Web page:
The term Rosenthal effect is defined in its most general form as the effect of interpersonal expectations (i.e., the finding that what one person has come to expect from another can come to serve as a self-fulfilling prophecy). This concept is relevant to educational psychology in two distinct domains: the domain of research methodology (the experimenter expectancy effect) and the domain of learning and behavior (the teacher expectancy effect).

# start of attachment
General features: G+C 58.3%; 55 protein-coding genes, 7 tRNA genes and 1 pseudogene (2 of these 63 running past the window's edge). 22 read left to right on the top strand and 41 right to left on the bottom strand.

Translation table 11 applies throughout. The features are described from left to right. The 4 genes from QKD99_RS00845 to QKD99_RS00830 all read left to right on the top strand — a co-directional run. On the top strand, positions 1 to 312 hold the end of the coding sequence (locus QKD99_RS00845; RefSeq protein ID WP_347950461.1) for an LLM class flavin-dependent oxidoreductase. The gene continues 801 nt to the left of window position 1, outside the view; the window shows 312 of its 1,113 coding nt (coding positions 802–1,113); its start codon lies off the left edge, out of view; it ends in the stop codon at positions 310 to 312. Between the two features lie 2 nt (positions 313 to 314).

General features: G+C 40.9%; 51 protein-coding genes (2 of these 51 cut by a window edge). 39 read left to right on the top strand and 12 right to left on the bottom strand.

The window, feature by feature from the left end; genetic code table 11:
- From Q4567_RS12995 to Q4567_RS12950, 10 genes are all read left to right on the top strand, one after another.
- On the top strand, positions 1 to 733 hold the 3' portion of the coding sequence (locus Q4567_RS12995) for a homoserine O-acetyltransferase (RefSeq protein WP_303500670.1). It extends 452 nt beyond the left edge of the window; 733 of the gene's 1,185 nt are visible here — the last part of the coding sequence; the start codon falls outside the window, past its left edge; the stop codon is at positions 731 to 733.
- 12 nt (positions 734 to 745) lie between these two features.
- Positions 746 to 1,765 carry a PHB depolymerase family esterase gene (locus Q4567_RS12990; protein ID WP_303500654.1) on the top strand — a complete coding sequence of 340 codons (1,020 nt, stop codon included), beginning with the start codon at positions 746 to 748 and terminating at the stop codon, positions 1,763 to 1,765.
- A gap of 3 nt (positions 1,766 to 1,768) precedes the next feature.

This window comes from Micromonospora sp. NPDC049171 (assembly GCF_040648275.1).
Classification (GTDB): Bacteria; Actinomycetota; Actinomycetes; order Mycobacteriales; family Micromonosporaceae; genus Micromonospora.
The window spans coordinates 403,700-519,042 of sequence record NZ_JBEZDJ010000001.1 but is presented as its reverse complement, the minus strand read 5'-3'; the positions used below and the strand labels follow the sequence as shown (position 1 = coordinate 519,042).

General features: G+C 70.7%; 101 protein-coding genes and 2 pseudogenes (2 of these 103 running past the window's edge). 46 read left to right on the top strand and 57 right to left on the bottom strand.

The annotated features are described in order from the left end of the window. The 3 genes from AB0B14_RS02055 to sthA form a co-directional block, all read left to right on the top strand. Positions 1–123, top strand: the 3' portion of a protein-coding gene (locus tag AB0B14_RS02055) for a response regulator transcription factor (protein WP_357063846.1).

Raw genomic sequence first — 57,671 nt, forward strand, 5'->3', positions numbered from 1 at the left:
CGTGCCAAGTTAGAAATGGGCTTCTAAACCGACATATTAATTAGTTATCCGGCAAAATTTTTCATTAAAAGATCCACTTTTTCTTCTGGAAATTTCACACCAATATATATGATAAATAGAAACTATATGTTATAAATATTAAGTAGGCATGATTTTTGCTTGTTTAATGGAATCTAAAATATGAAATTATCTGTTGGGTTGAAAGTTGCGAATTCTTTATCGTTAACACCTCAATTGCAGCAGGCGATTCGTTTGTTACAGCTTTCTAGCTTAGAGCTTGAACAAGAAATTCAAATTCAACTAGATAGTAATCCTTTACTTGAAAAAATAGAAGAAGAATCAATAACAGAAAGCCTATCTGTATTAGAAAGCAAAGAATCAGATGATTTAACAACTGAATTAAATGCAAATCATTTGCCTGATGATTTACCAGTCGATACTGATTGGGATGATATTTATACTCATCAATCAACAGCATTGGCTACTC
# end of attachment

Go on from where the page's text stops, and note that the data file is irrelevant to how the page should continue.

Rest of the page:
The concept of interpersonal expectation effects has been investigated in a wide array of settings, including the relationship between judges' expectations and their nonverbal behavior as they address the jury, and juries' subsequent verdicts of guilty or not guilty; the effects of managers' expectations for the performance of their employees, and employees' actual subsequent performance; and the ...

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